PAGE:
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Serpent and Dove Series

Do you like magic? Fantasy? Enemies-to-lovers tales? French-based worldbuilding? All of the above? The Serpent and Dove series is a blend of just about everything beautiful in the YA fantasy world today.

Honestly, I cannot say this of many books that I have read but I feel as though I can perfectly describe Serpent and Dove with other books that I have loved. Mahurin takes elements of so many amazing YA books and weaves them together to create something stunning and entirely its own.

Serpent and Dove has:

The plot of the Talon Saga.

In case you haven't read the Talon Saga (by Julie Kagawa), the book is about dragons who can take the form of humans. The society of dragons is called "Talon" and one of the main characters is a part of this least at first. That is until she meets someone one summer (in her human form) and begins to fall in love. What she doesn't know: the person is a part of the church organization that works to hunt the dragons and he is there to hunt her down and kill her (though he doesn't know his target is the girl he's been falling for).

The Talon Saga is one of my favorite series. I love the enemies-to-lovers romance in the series and the way the characters have to learn to work together to find the middle ground (i.e. both extremes are bad so what is the solution?). Mahurin has a very similar plotline in her series though instead of dragons, she has witches. The other thing I really loved about Mahurin's book was that she took a very similar plot (enemies to lovers from two rival organizations one of which is the church and one of which is magical/powerful) and placed it in a world of her own. Kagawa's books are set in the human world which works really well for Kagawa and adds an interesting factor (because she has to explain how humans haven't noticed dragons in their midst). Mahurin's book, in contrast, is set in a world she creates which I always love to see. This involves a lot more creativity and planning on the part of the author (in my opinion) and I really felt like Mahurin pulled it off.

The worldbuilding of the Grishaverse series:

I love the three Grishaverse series. They are incredibly popular right now thanks to the Netflix show based on the first two but, as I state in my reviews of Shadow and Bone, Six of Crows, and King of Scars, I found them to be entirely worth the hype.

One of the things I loved most about Bardugo's books was her worldbuilding. Bardugo does an amazing job of building worlds inspired by cultures from around the world including Russia, Holland, and China. This kind of worldbuilding was replicated in a similar way in Mahurin's books. Mahurin uses French culture. to create her world. Many of the creatures, names, worlds, and more have french inspiration which gives the book a particular vibe I really enjoyed.

Within the first few pages of Serpent and Dove, I was immediately saying to myself, "this book is similar to the Grishaverse books" and I never felt like taking the statement back. The characters are not the same. The storyline is not the same. The author does not even write particularly similarly to Bardugo. And yet, there is something that makes the books feel similar to the Grishaverse books. If you enjoy Bardugo's works, I would highly encourage you to check out Serpent and Dove.

The writing style of A Court of Thorns and Roses/Throne of Glass

I would not say I love all of Sarah J. Maas's books. Some I do enjoy and others are not my favorite. Sometimes I enjoy parts of the books but not the books as a whole. I would not list Sarah J. Maas as a favorite author. However, she does have a particular writing style that many do enjoy.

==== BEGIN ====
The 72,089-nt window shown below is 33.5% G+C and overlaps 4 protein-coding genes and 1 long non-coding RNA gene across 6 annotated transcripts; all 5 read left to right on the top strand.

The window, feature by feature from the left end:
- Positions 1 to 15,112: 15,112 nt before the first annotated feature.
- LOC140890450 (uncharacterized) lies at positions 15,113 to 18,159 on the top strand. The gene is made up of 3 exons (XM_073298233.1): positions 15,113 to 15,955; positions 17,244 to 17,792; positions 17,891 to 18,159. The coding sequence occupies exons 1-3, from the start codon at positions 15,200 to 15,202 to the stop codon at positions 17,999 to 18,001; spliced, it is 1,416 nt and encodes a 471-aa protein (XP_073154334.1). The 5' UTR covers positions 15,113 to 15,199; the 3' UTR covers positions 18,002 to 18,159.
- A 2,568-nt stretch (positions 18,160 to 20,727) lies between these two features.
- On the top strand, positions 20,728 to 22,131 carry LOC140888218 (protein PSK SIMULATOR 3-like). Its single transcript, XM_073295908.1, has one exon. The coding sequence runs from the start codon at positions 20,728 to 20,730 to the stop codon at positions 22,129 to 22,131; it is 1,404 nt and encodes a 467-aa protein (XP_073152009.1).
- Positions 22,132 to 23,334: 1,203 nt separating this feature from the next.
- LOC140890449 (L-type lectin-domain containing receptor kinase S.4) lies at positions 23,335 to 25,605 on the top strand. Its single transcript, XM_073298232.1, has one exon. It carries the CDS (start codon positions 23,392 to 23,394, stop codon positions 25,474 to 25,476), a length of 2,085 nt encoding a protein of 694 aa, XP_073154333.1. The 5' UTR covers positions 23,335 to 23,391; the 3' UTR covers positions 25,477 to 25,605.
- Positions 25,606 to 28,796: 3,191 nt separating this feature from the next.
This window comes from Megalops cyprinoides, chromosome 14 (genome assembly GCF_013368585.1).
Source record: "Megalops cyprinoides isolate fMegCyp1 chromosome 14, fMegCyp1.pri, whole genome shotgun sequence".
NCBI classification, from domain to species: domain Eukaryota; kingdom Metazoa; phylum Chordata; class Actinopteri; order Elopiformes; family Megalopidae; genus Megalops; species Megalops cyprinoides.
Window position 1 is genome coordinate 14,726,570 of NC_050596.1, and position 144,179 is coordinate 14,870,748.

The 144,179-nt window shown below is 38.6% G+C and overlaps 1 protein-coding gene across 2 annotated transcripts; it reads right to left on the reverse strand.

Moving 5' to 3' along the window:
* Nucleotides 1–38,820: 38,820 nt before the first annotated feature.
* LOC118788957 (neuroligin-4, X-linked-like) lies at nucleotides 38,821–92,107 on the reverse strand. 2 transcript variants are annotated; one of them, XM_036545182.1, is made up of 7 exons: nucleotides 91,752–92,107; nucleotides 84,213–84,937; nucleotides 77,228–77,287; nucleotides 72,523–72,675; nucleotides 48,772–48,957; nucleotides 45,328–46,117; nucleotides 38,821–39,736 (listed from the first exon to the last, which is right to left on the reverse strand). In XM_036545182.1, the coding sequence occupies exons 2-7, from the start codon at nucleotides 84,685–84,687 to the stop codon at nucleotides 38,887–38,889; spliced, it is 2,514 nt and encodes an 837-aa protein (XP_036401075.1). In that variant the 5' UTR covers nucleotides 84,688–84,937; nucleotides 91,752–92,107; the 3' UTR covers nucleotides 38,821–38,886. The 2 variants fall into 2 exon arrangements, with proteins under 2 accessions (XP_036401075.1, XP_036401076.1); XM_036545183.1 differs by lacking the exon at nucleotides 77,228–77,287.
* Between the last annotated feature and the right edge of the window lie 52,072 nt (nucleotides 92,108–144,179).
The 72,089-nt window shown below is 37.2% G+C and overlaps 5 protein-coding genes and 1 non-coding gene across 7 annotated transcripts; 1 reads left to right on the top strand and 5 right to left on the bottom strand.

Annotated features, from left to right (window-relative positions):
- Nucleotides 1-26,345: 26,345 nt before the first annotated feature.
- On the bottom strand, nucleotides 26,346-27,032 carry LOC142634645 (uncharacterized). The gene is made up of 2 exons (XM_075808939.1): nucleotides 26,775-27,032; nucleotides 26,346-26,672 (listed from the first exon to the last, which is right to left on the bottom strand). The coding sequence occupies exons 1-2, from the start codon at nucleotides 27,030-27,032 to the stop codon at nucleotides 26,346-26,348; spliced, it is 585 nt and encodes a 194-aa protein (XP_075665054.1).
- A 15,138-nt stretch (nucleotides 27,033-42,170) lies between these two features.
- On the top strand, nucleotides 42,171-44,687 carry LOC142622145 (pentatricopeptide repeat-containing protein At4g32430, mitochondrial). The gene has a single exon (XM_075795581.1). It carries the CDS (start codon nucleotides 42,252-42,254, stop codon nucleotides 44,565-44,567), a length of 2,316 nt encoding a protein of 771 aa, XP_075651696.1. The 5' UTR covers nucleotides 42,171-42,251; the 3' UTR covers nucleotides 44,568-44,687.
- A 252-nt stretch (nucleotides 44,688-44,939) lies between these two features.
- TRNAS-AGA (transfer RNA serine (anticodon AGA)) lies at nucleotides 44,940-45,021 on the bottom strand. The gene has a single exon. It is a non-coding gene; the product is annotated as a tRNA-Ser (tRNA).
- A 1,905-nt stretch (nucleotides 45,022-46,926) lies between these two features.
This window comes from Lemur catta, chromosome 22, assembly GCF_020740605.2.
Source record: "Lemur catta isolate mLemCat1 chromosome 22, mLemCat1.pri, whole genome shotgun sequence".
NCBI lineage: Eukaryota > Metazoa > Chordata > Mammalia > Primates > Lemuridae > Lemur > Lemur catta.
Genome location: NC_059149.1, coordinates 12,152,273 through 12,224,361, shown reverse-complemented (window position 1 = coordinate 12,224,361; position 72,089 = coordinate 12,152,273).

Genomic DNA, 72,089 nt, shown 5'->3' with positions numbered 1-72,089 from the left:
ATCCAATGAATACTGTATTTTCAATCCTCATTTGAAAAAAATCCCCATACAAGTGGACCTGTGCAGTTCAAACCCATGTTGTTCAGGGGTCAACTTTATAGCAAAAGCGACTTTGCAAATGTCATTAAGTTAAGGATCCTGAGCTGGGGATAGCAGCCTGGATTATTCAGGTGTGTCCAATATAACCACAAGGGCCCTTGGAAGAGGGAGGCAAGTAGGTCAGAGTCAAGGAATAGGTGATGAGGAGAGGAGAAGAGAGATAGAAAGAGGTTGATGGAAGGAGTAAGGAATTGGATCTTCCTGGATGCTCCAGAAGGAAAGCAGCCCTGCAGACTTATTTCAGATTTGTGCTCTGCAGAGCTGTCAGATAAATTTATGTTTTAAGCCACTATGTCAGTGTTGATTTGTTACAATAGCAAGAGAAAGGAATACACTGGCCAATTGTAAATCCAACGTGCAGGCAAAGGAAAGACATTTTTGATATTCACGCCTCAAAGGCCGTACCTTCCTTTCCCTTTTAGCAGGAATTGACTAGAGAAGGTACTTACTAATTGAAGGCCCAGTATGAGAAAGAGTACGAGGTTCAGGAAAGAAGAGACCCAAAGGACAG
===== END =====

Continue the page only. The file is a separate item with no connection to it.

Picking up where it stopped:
Largely, I think the characters' actions and diction reminded me of Sarah J. Maas. The characters were entirely the creation of Mahurin and I did not find the characters themselves to be like those within the pages of a Sarah J. Maas book. However, I did find that often, what a character would do or say would remind me of the writing style of Srah J. Maas. Perhaps it was because the book did largely revolve around who the characters were and how they responded to certain situations. Perhaps it was the curses, sarcasm, and sexual references. Maybe it was both. Whatever it was, something about the way the book was written, and the very words themselves reminded me of Sarah J. Maas.

I did find the book to be much less covered in references to sex than Maas's books tend to be which was refreshing. While Maas's books can have much too many sexual references, making her books more "adult" and less "young adult," I found that Mahurin's book was not suitable for middle-grade readers by any means but was something I could be comfortable reading. It reminded me of Maas's style without being full of the same references she included.

An overall review of the series:

I loved the Serpent and Dove series. Though I found the last few pages of the epilogue to be strange, I loved every other page of the trilogy. For the most part, I cannot find anything wrong with the series at all. I loved the characters and was disappointed to let them go as I read the final page. I enjoyed the plot and felt the author did an excellent job of piecing it all together. I felt the worldbuilding was excellently done and appreciated the French-inspired world Mahurin created. I would definitely include it in my top three series along with The Lunar Chronicles (Marissa Meyer) and the Grishaverse series (Leigh Bardugo). I would highly encourage you to check out this series and enjoy it for yourself.

Books Like This: The Talon Saga, A Court of Thorns and Roses, Shadow and Bone Trilogy, Six of Crows Duology, King of Scars Duology, Red Queen Series, The Selection Series, The Caraval Trilogy, The Cursebreakers Series

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